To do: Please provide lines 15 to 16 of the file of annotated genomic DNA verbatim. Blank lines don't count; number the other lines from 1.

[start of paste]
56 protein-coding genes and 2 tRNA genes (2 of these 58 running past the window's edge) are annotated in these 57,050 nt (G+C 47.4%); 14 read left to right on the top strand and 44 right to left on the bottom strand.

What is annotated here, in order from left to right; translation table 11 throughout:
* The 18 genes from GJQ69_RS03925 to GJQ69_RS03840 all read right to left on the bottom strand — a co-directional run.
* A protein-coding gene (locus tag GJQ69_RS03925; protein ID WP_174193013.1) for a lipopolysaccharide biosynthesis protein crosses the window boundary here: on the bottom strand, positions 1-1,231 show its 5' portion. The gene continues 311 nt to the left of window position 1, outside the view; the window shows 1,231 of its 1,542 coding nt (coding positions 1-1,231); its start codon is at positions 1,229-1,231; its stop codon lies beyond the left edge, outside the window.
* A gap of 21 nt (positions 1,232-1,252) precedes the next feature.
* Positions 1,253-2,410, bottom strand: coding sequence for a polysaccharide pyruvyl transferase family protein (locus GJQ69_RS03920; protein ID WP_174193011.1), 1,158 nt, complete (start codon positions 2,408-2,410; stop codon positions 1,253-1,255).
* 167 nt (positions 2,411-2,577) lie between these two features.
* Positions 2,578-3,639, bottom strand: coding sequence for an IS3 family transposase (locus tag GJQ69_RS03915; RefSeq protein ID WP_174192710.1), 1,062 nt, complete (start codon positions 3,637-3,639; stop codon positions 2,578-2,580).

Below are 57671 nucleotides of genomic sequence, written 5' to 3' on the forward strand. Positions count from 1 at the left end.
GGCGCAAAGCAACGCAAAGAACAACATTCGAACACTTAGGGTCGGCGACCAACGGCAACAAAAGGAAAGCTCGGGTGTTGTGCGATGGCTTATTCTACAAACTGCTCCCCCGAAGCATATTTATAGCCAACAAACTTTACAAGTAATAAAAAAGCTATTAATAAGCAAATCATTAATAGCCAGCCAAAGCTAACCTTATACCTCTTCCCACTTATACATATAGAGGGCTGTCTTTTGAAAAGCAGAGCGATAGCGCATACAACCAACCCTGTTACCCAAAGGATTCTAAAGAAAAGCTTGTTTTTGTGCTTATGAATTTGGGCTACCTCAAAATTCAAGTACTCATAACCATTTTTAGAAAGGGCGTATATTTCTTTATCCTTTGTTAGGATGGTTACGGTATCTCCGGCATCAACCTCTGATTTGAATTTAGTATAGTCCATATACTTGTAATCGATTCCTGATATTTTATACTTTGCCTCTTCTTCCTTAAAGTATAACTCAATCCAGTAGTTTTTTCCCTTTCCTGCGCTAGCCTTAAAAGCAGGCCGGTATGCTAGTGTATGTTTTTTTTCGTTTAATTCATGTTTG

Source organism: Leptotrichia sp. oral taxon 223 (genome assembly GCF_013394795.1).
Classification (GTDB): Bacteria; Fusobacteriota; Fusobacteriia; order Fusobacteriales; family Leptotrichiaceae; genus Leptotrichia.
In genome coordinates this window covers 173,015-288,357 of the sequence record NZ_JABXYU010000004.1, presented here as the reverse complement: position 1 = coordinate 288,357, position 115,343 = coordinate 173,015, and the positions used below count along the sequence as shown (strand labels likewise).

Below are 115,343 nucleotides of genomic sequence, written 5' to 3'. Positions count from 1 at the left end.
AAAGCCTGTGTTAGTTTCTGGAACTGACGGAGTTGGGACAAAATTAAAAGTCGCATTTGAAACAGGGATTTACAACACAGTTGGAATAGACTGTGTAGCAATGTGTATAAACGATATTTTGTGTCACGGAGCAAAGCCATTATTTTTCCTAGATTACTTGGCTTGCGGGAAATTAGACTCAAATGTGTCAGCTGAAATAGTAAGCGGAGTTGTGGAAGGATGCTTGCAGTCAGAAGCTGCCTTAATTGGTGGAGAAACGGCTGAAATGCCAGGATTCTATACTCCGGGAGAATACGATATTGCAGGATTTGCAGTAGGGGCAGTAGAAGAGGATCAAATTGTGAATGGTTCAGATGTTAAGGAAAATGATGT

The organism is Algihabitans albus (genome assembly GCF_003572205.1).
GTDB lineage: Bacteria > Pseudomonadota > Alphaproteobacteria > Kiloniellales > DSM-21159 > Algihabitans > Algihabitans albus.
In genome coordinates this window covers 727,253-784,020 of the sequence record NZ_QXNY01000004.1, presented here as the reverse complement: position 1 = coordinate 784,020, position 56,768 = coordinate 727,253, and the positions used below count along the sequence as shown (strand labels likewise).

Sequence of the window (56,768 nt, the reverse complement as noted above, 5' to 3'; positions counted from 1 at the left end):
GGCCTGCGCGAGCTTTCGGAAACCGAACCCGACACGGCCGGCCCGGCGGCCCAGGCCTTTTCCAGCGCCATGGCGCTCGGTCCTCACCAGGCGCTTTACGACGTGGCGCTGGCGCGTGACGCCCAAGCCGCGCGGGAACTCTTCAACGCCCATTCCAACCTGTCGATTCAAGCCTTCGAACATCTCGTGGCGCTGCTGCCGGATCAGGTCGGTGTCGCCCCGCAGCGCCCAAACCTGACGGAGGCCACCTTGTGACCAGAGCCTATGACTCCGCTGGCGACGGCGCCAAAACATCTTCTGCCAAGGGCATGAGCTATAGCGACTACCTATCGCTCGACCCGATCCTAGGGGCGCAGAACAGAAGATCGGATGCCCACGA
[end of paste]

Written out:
AAAGCCTGTGTTAGTTTCTGGAACTGACGGAGTTGGGACAAAATTAAAAGTCGCATTTGAAACAGGGATTTACAACACAGTTGGAATAGACTGTGTAGCAATGTGTATAAACGATATTTTGTGTCACGGAGCAAAGCCATTATTTTTCCTAGATTACTTGGCTTGCGGGAAATTAGACTCAAATGTGTCAGCTGAAATAGTAAGCGGAGTTGTGGAAGGATGCTTGCAGTCAGAAGCTGCCTTAATTGGTGGAGAAACGGCTGAAATGCCAGGATTCTATACTCCGGGAGAATACGATATTGCAGGATTTGCAGTAGGGGCAGTAGAAGAGGATCAAATTGTGAATGGTTCAGATGTTAAGGAAAATGATGT

The organism is Algihabitans albus (genome assembly GCF_003572205.1).